[Development] QConfig update.
andre at familiesomers.nl
Thu Oct 16 11:51:08 CEST 2014
Thiago Macieira schreef op 16-10-2014 09:17:
> On Thursday 16 October 2014 08:51:52 André Somers wrote:
>> Exactly the same way moc already parses header files now? My idea was to
>> explore if it were possible to build on what moc already can do. You
>> might have noticed that this idea looks exactly like how you create
>> Q_PROPERTY declarations. I think they should basically _be_ Q_PROPERTY
>> declarations, though the options would be extended with keywords such as
>> SETTING and DEFAULT.
> That's abusing moc for something it wasn't intended. Moc creates a meta object
> information for an existing object. That implies:
> * the class is a QObject, which this needs not be
It is exactly what I was proposing though. Note that this is *not*
QConfig/QConfigGroup. I do happen to think that being a QObject for a
(central) settings object is a very useful quality. For instance, in
order to signal changes to values.
I know of course that moc was not intended for this. However, you were
asking how such a format could be parsed, and I was pointing out that Qt
has been doing exactly that for ages.
> * there are no extra methods present in the class, which this needs
What do you mean by that?
> We need a code generator that generates a header and possibly a .cpp that can
> be #included for use elsewhere, like uic. That's not moc.
> The syntax you proposed does not accomplish that:
> class AppSettings: public QTypedConfig
> Q_SETTINGS(); // Q_OBJECT, but perhaps with some extra's like the
> ability to include generated function declarations for getters and setters
> Q_SETTING(int width SETTING "dialog/window-width" DEFAULT 800);
> //use generated getter, setter and notify
> Q_SETTING(MyCustomType myValue READ myValue WRITE setMyValue NOTIFY
> myValueChanged); //use custom getter and setter
> AppSettings(QObject* parent = 0);
> MyCustomType myValue() const;
> void setMyValue(const MyCustomType& value);
> Q_SIGNAL void myValueChanged(const MyCustomValue& value);
> Given this header, there's no way the preprocessor can turn the Q_SETTING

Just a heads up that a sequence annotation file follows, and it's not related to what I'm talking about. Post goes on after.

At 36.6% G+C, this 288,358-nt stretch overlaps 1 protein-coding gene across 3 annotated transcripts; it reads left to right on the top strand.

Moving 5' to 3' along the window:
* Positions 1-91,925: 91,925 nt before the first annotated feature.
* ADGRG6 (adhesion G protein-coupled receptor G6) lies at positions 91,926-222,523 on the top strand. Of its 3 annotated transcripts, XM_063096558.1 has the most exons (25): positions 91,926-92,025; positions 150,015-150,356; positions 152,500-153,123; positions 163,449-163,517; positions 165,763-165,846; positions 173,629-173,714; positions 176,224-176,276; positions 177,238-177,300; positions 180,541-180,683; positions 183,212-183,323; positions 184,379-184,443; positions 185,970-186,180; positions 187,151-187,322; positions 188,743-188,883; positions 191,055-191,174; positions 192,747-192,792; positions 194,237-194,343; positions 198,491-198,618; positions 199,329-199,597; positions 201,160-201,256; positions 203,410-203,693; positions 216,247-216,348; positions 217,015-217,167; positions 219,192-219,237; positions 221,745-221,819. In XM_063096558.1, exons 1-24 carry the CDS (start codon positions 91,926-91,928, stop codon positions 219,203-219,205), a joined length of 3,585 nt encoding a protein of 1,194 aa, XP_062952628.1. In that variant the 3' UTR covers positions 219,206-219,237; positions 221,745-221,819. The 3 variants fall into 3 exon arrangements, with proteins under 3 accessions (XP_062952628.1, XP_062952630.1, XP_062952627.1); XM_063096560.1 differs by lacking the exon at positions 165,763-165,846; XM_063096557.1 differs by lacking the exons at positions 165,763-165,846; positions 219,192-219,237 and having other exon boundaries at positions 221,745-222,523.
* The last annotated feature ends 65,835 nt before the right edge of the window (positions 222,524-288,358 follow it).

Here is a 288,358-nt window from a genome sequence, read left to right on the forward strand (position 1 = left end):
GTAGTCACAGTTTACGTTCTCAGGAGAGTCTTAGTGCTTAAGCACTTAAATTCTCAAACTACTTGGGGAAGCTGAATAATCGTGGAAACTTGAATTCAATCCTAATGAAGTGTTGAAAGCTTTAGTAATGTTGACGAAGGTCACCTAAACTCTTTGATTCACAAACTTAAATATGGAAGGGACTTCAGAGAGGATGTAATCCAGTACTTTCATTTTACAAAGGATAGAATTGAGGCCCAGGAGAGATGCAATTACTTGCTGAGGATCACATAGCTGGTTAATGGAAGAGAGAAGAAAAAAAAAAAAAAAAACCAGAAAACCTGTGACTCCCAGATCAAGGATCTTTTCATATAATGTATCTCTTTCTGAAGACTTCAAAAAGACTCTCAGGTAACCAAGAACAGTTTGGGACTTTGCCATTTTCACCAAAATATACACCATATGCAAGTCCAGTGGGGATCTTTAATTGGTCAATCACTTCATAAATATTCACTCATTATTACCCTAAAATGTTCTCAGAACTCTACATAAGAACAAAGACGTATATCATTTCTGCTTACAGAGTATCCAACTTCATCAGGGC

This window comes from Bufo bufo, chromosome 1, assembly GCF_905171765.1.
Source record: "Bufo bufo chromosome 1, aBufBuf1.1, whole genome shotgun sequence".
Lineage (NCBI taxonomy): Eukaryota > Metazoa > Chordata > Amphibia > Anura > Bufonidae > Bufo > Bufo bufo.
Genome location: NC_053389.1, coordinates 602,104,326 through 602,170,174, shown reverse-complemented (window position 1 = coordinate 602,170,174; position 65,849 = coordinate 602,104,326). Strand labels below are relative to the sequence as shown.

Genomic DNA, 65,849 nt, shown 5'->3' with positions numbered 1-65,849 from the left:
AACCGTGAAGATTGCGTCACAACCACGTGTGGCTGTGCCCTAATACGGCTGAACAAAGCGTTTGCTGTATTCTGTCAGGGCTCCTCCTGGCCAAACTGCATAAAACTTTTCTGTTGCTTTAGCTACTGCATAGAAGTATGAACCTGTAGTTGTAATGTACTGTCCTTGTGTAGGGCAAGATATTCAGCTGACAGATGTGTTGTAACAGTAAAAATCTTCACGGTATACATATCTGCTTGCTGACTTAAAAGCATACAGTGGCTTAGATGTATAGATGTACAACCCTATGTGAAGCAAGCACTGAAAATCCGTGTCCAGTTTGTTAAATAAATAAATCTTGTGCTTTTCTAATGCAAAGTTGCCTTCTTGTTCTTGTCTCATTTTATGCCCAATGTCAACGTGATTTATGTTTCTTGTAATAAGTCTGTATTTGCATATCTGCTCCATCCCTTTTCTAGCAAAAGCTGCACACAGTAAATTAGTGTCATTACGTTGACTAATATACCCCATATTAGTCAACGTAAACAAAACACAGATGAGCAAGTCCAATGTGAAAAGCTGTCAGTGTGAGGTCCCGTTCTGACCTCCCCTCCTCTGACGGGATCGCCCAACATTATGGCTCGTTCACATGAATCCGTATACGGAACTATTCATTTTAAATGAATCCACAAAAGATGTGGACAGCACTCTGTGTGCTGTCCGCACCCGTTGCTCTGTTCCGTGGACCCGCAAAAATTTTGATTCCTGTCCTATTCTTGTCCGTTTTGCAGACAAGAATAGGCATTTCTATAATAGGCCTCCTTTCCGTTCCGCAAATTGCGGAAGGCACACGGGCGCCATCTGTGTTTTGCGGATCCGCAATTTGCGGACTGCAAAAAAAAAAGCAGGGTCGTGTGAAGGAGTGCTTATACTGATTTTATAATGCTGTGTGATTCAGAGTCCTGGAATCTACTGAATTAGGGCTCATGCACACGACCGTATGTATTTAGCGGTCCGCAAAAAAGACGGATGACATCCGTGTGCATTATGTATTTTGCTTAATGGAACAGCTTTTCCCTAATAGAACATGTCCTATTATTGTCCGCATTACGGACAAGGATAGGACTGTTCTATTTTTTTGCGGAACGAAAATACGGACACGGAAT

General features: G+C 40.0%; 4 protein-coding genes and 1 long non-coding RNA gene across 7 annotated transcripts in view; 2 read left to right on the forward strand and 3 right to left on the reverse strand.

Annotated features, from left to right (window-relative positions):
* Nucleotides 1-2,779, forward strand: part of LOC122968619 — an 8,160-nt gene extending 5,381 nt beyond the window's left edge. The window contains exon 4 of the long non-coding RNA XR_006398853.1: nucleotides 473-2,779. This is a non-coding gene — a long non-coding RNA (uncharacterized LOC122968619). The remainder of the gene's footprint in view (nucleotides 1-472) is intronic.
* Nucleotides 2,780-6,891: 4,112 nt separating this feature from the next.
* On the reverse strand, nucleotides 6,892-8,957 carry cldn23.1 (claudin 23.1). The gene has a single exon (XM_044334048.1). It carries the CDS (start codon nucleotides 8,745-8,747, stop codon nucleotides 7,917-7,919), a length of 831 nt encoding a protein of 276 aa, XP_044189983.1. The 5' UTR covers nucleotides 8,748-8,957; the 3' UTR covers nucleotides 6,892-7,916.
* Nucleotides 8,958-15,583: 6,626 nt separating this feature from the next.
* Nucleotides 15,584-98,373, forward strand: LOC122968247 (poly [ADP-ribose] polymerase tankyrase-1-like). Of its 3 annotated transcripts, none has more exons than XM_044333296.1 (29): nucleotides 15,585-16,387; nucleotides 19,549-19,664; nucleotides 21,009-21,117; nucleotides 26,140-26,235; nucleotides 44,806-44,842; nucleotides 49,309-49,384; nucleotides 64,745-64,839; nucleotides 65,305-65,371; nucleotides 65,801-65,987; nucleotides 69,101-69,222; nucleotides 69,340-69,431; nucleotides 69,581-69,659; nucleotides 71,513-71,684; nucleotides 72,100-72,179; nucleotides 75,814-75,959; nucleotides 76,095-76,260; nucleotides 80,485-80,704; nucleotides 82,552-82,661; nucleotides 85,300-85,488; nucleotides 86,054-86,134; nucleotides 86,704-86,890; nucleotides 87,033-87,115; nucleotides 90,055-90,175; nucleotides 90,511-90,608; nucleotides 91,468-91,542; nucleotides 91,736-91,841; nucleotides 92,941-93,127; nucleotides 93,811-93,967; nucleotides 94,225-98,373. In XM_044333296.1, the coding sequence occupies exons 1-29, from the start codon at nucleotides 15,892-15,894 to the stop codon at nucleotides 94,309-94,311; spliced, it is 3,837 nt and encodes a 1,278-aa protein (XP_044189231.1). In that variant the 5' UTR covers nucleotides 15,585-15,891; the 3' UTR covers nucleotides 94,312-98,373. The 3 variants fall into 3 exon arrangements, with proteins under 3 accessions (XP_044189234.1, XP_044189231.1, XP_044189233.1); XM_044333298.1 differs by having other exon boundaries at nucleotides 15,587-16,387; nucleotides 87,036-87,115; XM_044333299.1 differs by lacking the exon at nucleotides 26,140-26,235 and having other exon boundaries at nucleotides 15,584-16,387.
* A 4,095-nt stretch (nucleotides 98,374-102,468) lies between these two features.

> macro into a useful declaration. So you can be absolutely sure that the above
> will not be the way to write the setting declarations. The schema will not be
> a C++ source or header file.
Given that you know a lot more that I do about what can and what cannot
be done here... What is blocking doing this _exactly_? Would there be
any feasible workaround for that? Would it be possible to do if you were
required to #include the generated .h file inside the class itself for
Something like this perhaps?
class AppSettings: public QTypedConfig
Q_SETTINGS(AppSettings); // Q_OBJECT, but perhaps with some extra's
#include(appsettings_inc.h) //include generated definitions
Q_SETTING(int width SETTING "dialog/window-width" DEFAULT 800);
//use generated getter, setter and notify
Q_SETTING(MyCustomType myValue READ myValue WRITE setMyValue NOTIFY
myValueChanged); //use custom getter and setter
where the contents of appsettings_inc.h would be generated by the
generator, to yield something like:
//generated for setting property width
int width() const; //Q_PROPERTY READ function
void setWidth(int width); // Q_PROPERTY WRITE function
void widthChanged(int width); // Q_PROPERTY SIGNAL function
void resetWidth(); //revert to set default value; Q_PROPERTY RESET function
I don't think it is stretching what moc is already doing conceptually
all _that_ much. It basically creates properties that are persistent in
some kind of store for configuration, instead of them depending on
variables in the object itself. And again: I'd find this (or similar)
fuctionality also very useful for the Q_PROPERTY MEMBER keyword that we
More information about the Development